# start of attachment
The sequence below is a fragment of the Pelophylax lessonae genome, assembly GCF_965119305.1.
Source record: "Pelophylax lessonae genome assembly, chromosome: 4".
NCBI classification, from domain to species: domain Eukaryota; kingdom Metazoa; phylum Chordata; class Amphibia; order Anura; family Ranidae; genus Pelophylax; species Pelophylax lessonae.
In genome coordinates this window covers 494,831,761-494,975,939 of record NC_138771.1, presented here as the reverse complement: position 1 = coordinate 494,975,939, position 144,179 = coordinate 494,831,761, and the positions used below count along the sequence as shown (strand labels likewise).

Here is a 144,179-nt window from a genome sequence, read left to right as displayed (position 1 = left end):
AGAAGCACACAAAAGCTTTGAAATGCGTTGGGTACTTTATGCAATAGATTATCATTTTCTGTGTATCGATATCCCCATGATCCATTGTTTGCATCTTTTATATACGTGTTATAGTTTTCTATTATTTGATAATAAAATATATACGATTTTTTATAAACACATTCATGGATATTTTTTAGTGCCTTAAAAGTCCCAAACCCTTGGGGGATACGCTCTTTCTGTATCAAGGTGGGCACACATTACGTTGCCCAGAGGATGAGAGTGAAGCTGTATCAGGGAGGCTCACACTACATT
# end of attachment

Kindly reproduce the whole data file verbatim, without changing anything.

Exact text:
The sequence below is a fragment of the Pelophylax lessonae genome, assembly GCF_965119305.1.
Source record: "Pelophylax lessonae genome assembly, chromosome: 4".
NCBI classification, from domain to species: domain Eukaryota; kingdom Metazoa; phylum Chordata; class Amphibia; order Anura; family Ranidae; genus Pelophylax; species Pelophylax lessonae.
In genome coordinates this window covers 494,831,761-494,975,939 of record NC_138771.1, presented here as the reverse complement: position 1 = coordinate 494,975,939, position 144,179 = coordinate 494,831,761, and the positions used below count along the sequence as shown (strand labels likewise).

Here is a 144,179-nt window from a genome sequence, read left to right as displayed (position 1 = left end):
AGAAGCACACAAAAGCTTTGAAATGCGTTGGGTACTTTATGCAATAGATTATCATTTTCTGTGTATCGATATCCCCATGATCCATTGTTTGCATCTTTTATATACGTGTTATAGTTTTCTATTATTTGATAATAAAATATATACGATTTTTTATAAACACATTCATGGATATTTTTTAGTGCCTTAAAAGTCCCAAACCCTTGGGGGATACGCTCTTTCTGTATCAAGGTGGGCACACATTACGTTGCCCAGAGGATGAGAGTGAAGCTGTATCAGGGAGGCTCACACTACATT